Mr. Neal comes in again. My Lords tell him of the proposal for having every altern[ate] letter on the edges of the money turned inwards, which [proposal] was offered by Mr. Addis. Mr. Neal says that will have a great impediment to the work and will be of no benefit at all. Mr. Rotier is of the same opinion. He says every letter has a hollowness which he makes [engraves], which in case of casting in sand will break off as much as the letters proposed by Addis, and the Mint instruments are not strong enough for the inward letters.
Mr. Addis [undertakes that he] will prepare an instrument against Thursday morning and be at the Mint. Mr. Russell is to give him the true length.
[Send] to the Earl of Ranelagh to prepare against Wednesday a state to lay before the [Treasury] L[ords] of the debt owing to Col. Holt's Regiment.
Col. Holt is directed to bespeak clothes for his Regiment at the rate of 4l. a man.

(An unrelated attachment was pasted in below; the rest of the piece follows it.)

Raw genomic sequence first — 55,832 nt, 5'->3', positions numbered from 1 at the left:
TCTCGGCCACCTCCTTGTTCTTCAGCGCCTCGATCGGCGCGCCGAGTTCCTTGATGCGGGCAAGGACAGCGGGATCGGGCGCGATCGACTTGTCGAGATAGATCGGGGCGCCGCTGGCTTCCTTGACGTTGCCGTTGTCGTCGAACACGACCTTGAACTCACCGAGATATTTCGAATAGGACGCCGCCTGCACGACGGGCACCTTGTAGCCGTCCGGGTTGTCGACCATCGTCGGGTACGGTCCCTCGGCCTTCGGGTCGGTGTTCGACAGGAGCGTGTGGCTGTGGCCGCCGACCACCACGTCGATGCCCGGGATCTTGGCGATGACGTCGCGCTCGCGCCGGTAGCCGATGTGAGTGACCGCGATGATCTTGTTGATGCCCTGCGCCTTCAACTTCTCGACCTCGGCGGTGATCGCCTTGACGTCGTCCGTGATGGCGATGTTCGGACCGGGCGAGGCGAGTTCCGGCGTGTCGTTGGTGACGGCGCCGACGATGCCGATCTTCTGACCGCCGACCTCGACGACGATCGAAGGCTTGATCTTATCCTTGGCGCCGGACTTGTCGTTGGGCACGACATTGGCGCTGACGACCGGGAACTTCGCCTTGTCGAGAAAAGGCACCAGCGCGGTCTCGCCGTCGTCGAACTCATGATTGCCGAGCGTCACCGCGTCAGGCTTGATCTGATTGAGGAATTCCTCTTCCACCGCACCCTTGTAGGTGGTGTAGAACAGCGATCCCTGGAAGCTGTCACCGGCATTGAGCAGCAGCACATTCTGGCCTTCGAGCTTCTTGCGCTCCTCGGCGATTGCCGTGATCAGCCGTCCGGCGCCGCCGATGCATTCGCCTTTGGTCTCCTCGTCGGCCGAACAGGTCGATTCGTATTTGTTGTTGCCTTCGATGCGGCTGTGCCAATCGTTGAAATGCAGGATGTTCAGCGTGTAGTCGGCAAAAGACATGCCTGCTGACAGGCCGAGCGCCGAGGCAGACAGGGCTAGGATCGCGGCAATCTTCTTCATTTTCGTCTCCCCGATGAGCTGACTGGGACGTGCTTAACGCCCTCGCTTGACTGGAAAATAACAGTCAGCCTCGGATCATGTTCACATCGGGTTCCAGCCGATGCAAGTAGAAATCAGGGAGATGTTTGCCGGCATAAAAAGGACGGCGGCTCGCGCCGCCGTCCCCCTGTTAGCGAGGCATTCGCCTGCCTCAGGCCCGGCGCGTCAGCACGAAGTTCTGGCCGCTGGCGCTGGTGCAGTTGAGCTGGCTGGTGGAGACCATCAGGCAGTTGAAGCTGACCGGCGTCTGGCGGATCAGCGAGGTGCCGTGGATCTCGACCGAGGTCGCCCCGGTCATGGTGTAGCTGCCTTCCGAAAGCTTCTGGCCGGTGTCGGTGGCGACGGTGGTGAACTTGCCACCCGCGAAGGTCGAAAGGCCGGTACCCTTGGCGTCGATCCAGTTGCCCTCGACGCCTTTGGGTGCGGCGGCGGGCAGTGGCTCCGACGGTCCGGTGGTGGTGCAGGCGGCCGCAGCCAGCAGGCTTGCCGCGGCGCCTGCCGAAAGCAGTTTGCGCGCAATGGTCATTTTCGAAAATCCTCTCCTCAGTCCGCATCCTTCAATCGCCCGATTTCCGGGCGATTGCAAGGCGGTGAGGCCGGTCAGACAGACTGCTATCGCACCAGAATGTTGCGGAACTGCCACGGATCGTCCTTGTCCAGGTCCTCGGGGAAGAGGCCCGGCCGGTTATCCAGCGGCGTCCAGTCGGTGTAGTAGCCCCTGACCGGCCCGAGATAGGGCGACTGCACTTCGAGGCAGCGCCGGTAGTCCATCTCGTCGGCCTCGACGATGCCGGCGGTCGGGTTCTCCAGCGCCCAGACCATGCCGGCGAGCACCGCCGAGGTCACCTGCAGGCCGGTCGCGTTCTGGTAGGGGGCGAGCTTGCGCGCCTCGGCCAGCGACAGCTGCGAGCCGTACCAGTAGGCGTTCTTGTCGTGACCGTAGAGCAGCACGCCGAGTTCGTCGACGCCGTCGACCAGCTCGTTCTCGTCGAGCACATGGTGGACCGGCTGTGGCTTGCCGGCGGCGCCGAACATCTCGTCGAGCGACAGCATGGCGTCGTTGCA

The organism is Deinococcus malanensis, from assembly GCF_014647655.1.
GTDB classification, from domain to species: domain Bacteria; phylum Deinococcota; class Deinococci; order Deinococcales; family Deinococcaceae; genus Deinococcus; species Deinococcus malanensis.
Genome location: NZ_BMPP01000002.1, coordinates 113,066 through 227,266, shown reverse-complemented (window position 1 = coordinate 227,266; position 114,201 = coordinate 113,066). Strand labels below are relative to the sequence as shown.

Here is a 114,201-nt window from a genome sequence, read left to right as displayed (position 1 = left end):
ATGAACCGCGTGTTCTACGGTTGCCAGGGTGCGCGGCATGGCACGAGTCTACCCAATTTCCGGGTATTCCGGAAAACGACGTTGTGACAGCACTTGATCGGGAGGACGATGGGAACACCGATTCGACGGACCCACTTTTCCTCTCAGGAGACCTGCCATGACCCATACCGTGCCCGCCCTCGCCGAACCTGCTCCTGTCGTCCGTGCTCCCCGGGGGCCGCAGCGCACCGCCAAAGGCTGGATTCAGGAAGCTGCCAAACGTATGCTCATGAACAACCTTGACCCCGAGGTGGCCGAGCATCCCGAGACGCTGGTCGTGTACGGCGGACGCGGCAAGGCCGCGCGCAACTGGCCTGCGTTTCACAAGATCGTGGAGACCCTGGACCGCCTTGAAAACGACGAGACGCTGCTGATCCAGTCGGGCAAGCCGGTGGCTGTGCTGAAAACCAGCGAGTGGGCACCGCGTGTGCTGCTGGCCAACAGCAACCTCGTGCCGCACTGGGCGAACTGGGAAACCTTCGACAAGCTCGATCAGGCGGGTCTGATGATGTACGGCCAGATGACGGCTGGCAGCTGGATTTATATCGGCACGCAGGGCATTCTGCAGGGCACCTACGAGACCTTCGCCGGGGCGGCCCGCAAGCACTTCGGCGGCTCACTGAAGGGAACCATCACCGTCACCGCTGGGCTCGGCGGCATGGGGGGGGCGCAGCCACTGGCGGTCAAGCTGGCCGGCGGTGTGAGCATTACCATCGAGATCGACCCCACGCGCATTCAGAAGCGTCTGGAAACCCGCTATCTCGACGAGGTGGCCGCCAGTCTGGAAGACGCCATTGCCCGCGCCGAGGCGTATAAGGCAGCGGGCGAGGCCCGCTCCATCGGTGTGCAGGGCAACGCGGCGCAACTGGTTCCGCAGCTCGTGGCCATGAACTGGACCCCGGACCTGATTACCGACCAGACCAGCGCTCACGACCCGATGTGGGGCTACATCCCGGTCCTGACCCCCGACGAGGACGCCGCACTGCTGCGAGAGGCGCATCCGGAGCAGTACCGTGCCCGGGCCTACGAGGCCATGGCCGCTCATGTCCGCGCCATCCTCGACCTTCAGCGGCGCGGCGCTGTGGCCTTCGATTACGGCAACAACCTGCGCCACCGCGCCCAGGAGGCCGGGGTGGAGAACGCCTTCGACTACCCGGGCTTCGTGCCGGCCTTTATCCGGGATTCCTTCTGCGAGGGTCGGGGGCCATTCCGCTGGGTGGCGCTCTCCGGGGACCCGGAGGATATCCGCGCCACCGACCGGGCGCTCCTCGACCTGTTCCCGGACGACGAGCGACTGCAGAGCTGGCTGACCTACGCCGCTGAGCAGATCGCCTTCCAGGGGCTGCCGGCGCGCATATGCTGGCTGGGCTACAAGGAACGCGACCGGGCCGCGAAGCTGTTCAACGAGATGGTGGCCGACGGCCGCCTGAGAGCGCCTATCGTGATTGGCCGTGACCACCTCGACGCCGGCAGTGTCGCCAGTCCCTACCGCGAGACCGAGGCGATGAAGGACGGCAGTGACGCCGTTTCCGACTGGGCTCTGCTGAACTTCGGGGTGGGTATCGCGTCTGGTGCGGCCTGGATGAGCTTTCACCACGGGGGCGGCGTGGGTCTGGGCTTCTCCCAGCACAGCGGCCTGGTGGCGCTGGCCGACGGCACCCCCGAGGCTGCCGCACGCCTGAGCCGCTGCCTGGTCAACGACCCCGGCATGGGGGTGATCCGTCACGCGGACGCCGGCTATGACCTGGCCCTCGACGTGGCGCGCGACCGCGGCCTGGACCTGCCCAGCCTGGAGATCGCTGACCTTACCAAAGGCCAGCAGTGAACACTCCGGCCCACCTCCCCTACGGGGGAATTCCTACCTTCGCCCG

[Ibid. p. 138.]
Jan. 28. Afternoon. Present: Lord Godolphin, Sir Stephen Fox.
[No entry of any minute.]
[Treasury Minute Book VIII. p. 139.]
Jan. 29. Kensington. Present: The King, Lord Godolphin, Sir Stephen Fox, Chancellor of the Exchequer, Mr. Smith.
[The King reads the Earl of Ranelagh's paper of the weekly memorial for issues for the Forces, containing his proposed] distribution of [same for] this week [and the King directs same] to be paid out of loans [on the Exchequer] in General.
[The King orders] the subsistence for the soldiers in the Leeward Islands to be remitted by the Agents here to Colonel Codrington, who is to see that the money be justly applied to the use of the officers and soldiers that are effectively there.
[Ibid. p. 140.]